.
    Expand
  22. Nov 16, 2013
    9
    The premise is not especially original nor inventive. Nevertheless, by the end of the third hour, La Vie d'Adele marvelously and bitter-sweetly becomes singular cinematic experience that feels profound in its essence. It avoids tedious detailing of events, people, circumstances, complex narratives or character studies. Instead, it focuses on simple and meaningful themes such as youth, self acceptance, love, sex, loneliness, lost and dealing with the sorrows of solitude. The juxtaposition between life and intimacy achieves greatness here. Expand
  23. Nov 14, 2013
    10
    Honestly I had a bad feeling about this movie. But when I left the theatre my mind was changed. The actress where extremely talented (especially adele). The film shows feelings like no other I saw for a long time. The 3h passed like 1min and this for me is a sign of a good movies especially when the story can lead to a bad and boring film. This is for me a masterpiece of the french cinéma. However this film is clearly not for all public and I think the target is people who can be receptive to a strong love story (the gay things isn't a major aspect of the movie and a lot of people can see themselves through the characters) and the theme of the crossing line between teenage and adulthood. So you have to know what you're going to see, because unlike big blockbusters this doesn't fit to everybody. Sorry for my bad english (obviously it isn't my birth language Expand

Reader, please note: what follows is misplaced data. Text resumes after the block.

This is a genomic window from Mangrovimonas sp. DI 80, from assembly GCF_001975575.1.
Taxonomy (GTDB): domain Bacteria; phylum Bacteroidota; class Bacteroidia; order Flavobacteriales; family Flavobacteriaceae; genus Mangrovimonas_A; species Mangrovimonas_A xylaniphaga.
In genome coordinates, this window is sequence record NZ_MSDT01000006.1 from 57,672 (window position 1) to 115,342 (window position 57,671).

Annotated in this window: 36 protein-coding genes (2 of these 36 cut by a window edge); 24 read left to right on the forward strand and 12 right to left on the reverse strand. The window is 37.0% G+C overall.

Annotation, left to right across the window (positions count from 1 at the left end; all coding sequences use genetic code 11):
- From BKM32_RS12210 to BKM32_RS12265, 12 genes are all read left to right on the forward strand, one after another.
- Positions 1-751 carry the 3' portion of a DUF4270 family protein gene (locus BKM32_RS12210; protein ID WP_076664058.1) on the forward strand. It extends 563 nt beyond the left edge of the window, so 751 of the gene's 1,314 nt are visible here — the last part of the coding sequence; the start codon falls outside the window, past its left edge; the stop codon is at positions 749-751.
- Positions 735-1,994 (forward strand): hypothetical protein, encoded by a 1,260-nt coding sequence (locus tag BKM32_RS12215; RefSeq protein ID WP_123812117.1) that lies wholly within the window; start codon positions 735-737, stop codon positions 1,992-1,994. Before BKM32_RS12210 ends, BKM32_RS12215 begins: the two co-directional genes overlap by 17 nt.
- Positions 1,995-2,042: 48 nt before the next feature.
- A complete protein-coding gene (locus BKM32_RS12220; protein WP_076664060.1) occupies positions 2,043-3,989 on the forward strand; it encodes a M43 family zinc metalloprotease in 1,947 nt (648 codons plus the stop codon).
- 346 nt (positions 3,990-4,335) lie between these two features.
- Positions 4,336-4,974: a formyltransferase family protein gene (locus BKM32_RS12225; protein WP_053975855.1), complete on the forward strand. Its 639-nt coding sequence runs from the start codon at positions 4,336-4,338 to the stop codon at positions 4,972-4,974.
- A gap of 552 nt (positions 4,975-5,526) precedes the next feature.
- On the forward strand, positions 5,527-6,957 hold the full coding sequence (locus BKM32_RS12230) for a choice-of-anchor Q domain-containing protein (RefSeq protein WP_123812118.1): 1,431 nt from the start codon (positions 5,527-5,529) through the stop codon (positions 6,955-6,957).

24. Nov 9, 2013
    8
    This movie won Palme d'Or at the Cannes Film festival this year, so I had certain expectations.
    It is true, cinematography and acting are superb. Having said that, why does it have to be that long? Three hours?! At times I was glad it wasn't the last show I went to or I would get asleep. In my opinion, it would be beneficial to cut at least 30 minutes out. Nevertheless, overall it is a
    very intense and sensible movie with plenty of masterfully shot erotic scenes. Love story full of passion, happiness and tears. Expand
  25. Nov 5, 2013
    10
    BLUE IS THE WARMEST COLOR left me so astounded that I had to walk aimlessly for an hour to get over its gut wrenching examination of our ability to love and lose so profoundly. After nearly 2 hours and 20 minutes the film builds to a series of scenes that make you feel like your heart has been scraped by a knife, leaving only a battered shell of veins intact. Forget all the talk of explicit and long sex scenes, these just small bits of BLUE IS THE WARMEST COLOR, a very modern story of love and its power over all of us. Is it really possible to feel so profoundly? And can we possibly move on? Expand
  26. Oct 29, 2013
    10